Welcome once again to a fabulous new edition of the DVD Vault. This week’s films share the common thread of having audio components that exist hand in hand with their visuals.
Since the beginning of cinema history, movies have been accompanied by sound. At first it was just live music played along with silent films, but it would only be a matter of time until technology caught up with filmmakers’ dreams and allowed for sound to come from the movie itself.
‘The Jazz Singer,’ released in 1927, was the first motion picture to feature synchronized sound and audible dialogue including the now- immortal line ‘You ain’t heard nothin’ yet.’ And indeed we hadn’t.
The DVD format has many advances built into it, and one of the foremost is its capacity to play back several varieties of high-quality sound. So sit back and crank it up, because these discs are guaranteed to give your ears one hell of a ride.
Walt Disney was no stranger to innovation in his animated films. ‘Snow White’ proved that feature-length animation was possible, and ‘Pinocchio’ showed that the medium was capable of true artistry, but ‘Fantasia’ was Disney’s biggest early gamble. It has to be remembered that Disney paired sound with animation for the first time in ‘Steamboat Willie,’ the 1928 debut of Mickey Mouse, so he was no stranger to the appeal of matching sound to hand-drawn art.
But ‘Fantasia’ was different. This wasn’t going to be the sort of family-friendly, musical theater fare that characterized previous Disney efforts. This was to be a showcase of vivid color and the then-new process of stereo sound, and it was designed to impress. The amazing part is that it succeeds on every level and still stands as a fantastic bit of artistry.
Though it can be hard to find for purchase, as part of Disney’s routine of releasing titles on DVD for a short time only, ‘Fantasia’ can be readily found in a spiffy 60th Anniversary Special Edition for rental. Definitely check it out.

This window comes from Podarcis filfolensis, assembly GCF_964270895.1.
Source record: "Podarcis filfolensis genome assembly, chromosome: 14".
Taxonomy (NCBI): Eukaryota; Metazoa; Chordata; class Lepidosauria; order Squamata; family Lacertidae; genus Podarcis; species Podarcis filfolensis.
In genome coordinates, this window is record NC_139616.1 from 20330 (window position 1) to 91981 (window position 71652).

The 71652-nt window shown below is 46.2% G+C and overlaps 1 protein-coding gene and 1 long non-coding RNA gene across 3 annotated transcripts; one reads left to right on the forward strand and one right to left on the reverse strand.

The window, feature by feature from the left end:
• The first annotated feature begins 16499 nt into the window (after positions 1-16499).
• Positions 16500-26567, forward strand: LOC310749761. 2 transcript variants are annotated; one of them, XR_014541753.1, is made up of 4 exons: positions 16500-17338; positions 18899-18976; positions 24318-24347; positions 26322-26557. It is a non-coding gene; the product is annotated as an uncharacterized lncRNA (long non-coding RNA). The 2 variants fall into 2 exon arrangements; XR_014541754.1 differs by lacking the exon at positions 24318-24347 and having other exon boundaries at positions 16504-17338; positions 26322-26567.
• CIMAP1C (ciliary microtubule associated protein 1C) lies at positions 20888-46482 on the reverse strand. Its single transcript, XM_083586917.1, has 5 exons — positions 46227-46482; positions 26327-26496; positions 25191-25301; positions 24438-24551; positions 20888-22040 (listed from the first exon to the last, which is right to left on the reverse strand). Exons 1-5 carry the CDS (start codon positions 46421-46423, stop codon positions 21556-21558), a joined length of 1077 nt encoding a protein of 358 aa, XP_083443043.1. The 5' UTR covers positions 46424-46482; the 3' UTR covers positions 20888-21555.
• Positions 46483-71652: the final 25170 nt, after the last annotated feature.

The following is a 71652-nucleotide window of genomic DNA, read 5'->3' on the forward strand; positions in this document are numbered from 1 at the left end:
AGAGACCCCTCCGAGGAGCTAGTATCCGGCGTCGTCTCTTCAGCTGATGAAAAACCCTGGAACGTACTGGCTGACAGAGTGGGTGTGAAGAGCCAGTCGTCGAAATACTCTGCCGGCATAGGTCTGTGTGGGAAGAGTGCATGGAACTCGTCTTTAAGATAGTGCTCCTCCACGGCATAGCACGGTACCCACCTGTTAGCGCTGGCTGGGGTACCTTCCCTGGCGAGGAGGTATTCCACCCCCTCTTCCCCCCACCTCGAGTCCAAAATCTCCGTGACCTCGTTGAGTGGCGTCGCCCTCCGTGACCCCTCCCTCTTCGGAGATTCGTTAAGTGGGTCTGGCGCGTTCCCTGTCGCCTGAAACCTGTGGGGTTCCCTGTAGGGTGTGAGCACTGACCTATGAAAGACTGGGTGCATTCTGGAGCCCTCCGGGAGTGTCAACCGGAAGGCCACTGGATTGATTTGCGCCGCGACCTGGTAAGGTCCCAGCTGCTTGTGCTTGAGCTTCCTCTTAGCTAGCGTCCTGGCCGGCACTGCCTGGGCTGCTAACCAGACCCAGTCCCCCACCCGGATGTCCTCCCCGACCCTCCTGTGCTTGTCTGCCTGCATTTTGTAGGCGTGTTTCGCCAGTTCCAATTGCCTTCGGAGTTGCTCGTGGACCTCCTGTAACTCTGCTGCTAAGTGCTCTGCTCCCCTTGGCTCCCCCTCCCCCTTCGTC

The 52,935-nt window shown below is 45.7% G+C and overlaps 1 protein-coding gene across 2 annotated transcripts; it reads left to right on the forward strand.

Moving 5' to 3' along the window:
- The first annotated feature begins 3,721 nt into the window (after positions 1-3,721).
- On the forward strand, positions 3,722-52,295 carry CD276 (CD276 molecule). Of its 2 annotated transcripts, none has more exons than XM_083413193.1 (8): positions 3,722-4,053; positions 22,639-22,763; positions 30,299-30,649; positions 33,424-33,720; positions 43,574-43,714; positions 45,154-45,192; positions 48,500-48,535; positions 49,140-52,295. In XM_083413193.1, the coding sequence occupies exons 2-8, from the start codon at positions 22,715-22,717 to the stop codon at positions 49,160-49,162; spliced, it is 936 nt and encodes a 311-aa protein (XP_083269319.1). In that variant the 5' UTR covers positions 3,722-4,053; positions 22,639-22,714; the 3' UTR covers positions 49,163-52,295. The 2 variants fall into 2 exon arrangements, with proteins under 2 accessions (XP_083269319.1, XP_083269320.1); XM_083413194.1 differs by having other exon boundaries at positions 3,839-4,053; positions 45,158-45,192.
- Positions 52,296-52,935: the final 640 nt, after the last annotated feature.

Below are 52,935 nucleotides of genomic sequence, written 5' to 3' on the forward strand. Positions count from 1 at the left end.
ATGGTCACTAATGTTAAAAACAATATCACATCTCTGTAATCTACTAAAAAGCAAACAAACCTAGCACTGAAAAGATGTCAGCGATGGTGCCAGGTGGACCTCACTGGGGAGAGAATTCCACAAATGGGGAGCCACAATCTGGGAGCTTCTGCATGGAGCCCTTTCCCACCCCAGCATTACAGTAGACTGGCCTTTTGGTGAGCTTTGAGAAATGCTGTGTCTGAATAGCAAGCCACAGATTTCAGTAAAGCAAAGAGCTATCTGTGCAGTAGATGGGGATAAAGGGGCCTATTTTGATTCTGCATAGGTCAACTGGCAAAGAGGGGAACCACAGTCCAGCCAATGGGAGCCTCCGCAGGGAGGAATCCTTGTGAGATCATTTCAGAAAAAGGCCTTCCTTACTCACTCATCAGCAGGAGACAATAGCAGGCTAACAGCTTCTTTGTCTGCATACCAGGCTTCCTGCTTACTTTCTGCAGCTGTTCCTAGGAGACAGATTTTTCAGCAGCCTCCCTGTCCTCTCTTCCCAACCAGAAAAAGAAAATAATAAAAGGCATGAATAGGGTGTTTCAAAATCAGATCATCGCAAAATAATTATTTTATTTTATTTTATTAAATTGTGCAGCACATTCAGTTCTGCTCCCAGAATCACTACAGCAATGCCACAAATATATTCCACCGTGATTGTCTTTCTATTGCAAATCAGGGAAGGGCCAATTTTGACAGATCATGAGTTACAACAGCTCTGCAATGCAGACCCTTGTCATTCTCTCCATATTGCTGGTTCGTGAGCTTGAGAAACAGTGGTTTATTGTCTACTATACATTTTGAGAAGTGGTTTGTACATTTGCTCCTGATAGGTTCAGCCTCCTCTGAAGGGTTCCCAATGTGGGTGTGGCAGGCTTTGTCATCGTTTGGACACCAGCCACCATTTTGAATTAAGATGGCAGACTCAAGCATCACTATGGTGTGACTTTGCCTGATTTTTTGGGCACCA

And, yes, it is true that the shortest segment of ‘Fantasia’ is longer than the longest segment of ‘Fantasia 2000,’ which I find as good an argument as any for the shrinking of attention spans.
Fast forward 31 years (the quick version of movie history for those with short attention spans). A promising film school graduate named George Lucas was given some money by friend and colleague Francis Ford Coppola to reshoot his student film ‘Electronic Labyrinth THX-1138:4EB’ as a full-length feature.
Lucas set to work with Walter Murch to craft the new film. They were both writers and editors and, together with composer Lalo Schifrin, they ultimately created a film so dependent on sound that it sometimes goes minutes at a time with no dialogue. Every last sound, from the softest background whisper to the most overbearing government propaganda is precisely crafted to add to the story and propel it along in Lucas’ first fully-realized future world (and we all know what the second one was, right?).
It should go without saying, since ‘THX-1138’ is the only film so far to lend its name to a sound system (and, to be fair, an image quality standard to boot), that the soundtrack will blow you away. It is a boldly experimental film even by today’s standards, and the new two-disc DVD is fully loaded with gems that include a typically dry but fascinating commentary by Lucas and ‘Bald,’ a film shot in early production that features cast members shaving their heads on city streets. Pick this up, unplug your consciousness for a few hours and enjoy the ride.
In space no one can hear you scream, but in a movie theater every hiss, rustle or pop can drive you to the edge of your seat in abject terror. Ridley Scott’s film started as one of the many space movies that attempted to cash in on the success of ‘Star Wars,’ but it wound up quite differently. Rather than another airy adventure, or even a sci-fi opera like ‘Star Trek: The Motion Picture,’ ‘Alien’ was a conceptual horror film. Truckers in space hunted down one by one by a merciless alien may sound clich
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